[Hertzgaard]: “The financial implications are enormous. The trial now under way in New Orleans is wrestling with whether BP was guilty of “negligence” or “gross negligence” for the Deepwater Horizon disaster. If found guilty of “negligence,” BP would be fined, under the Clean Water Act, $1,100 for each barrel of oil that leaked. But if found guilty of “gross negligence”—which a cover-up would seem to imply—BP would be fined $4,300 per barrel, almost four times as much, for a total of $17.5 billion. That large a fine, combined with an additional $34 billion that the states of Louisiana, Alabama, Mississippi, and Florida are seeking, could have a powerful effect on BP’s economic health.” Let’s hope so.

BP’s shameful behavior in their Gulf cleanup operation and their flat denial of the harm that has been done to fisheries and worker’s health, gives us additional insight if we needed any, on how corporate behavior is given free rein to trample on basic issues of health and ecological safety in the interest of high profiteering. Although BP has been punished with large fines, the company is still worth $ 132 billion by recent accounts and appears ready and able to meet any additional fines and still make a tidy profit. In my opinion, a corporation such as BP that runs roughshod over rules for safety and human health has no business being in the Gulf extracting oil at dangerously deep levels (BP has been banned from future oil leases in the Gulf, though it isn’t clear how long this will last). But, do we have examples of better behavior in other companies in the petroleum business? I doubt it. What has emerged from this experience is that the next time a significant oil spill occurs in the Gulf or anywhere else where a public interest is well-defined, Corexit will be used extensively as needed, because BP has deemed it to be safe and no one else has stepped up to the plate to say otherwise. EPA must put a stop to the use of Corexit in future oil spills. That would seem to be the minimum needed to protect public health. We will not know the long-term impact of this oil spill on the sensitive ecological environment of the Gulf for many years and we probably will never be able to attribute any single study to the BP oil spill of 2010. And, while Corexit is likely to be used in the next American oil spill, it will not be used on any spill in U.K. territory, because it has been banned by the British government.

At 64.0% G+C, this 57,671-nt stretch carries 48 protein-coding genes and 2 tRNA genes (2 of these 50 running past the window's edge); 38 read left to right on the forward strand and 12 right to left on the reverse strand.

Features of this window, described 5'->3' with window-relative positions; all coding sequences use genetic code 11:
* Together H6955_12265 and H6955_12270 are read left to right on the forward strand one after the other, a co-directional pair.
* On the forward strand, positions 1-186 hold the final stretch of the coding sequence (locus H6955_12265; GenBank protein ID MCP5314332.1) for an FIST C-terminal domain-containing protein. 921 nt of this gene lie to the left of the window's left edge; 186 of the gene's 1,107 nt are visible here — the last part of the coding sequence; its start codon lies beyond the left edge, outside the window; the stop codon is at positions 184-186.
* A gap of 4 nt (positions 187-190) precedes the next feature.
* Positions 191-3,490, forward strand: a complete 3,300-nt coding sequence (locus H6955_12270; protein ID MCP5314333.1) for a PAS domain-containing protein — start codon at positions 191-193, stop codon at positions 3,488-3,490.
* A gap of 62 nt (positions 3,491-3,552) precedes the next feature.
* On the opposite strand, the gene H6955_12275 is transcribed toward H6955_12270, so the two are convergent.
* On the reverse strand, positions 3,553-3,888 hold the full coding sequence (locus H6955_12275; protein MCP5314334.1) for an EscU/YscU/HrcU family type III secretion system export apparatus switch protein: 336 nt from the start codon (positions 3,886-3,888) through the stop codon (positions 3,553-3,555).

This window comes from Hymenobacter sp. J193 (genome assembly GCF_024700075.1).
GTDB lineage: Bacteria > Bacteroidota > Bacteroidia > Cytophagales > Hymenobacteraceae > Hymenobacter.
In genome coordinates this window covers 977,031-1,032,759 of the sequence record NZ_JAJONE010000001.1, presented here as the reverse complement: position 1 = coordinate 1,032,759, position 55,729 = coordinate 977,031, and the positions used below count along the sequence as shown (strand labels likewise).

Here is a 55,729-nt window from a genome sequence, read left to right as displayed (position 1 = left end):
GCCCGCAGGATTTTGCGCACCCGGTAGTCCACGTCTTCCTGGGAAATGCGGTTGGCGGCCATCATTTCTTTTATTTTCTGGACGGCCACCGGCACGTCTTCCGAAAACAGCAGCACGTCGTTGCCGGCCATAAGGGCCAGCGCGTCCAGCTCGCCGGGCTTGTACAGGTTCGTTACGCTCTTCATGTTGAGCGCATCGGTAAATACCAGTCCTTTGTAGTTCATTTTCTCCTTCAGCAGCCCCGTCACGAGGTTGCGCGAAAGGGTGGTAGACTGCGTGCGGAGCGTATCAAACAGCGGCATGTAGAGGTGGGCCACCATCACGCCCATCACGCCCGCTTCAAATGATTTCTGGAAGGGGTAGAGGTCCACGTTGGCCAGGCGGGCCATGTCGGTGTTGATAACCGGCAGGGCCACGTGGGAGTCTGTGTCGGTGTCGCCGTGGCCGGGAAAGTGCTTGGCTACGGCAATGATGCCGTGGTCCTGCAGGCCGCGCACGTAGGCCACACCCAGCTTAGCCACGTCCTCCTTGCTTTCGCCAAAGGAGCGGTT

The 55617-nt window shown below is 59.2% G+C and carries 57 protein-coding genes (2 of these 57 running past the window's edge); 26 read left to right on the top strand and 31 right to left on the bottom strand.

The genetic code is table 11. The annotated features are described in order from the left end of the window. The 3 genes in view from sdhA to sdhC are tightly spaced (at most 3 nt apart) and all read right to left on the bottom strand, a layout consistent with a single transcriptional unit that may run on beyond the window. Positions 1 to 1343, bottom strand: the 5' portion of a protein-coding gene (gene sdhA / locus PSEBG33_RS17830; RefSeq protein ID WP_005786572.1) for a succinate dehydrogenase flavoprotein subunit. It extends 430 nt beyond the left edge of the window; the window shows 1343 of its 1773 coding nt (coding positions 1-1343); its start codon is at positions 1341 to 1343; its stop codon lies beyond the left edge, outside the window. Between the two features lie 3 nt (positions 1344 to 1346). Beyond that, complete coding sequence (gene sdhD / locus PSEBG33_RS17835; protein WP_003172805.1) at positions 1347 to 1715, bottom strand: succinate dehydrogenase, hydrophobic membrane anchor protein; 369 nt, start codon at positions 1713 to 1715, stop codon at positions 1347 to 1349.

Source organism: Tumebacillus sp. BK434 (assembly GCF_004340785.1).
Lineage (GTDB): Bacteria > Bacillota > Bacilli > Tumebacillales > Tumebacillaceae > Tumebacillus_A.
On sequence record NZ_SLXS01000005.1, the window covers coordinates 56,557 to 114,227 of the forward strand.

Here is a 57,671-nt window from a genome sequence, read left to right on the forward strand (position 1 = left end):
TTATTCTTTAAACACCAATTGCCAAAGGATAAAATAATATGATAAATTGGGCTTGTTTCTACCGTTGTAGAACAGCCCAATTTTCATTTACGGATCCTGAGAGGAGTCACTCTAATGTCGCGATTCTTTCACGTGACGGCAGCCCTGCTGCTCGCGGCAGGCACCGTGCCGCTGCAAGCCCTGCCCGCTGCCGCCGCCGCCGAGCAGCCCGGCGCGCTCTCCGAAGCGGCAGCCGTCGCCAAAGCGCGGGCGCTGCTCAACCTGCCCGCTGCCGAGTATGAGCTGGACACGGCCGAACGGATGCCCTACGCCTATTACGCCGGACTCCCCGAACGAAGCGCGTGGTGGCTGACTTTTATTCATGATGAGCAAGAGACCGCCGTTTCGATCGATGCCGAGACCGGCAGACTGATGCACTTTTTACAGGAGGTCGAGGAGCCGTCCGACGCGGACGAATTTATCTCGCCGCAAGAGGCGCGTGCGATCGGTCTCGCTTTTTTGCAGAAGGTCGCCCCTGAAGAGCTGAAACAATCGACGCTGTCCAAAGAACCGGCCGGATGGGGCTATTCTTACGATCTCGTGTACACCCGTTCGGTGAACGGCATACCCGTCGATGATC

RFM

 

  • Comments Off on So you think the BP oil spill is old news?

What firefighters in the West defend

Posted on July 6th, 2013 in ecology,Environment,Health by Robert Miller

Home destruction near Yarnell, Arizona. This fire killed 19 experienced firefighters (From Washington Post)

For decades, home development in the American West has been expanding into regions which increasingly face risk from forest fires, often with unexpected ferocity. Climate change has raised the threat level for many of these homes. It is no secret that firefighters in the West today increasingly protect homes at risk of fire destruction. The nineteen Granite Mountain Hotshot firefighters were protecting homes when strong wind gusts changed the fire conditions into a death trap. Though this fire is not contained as yet, it has already destroyed some 200 homes. Is it really worth risking lives to protect homes that should never have been built there in the first place?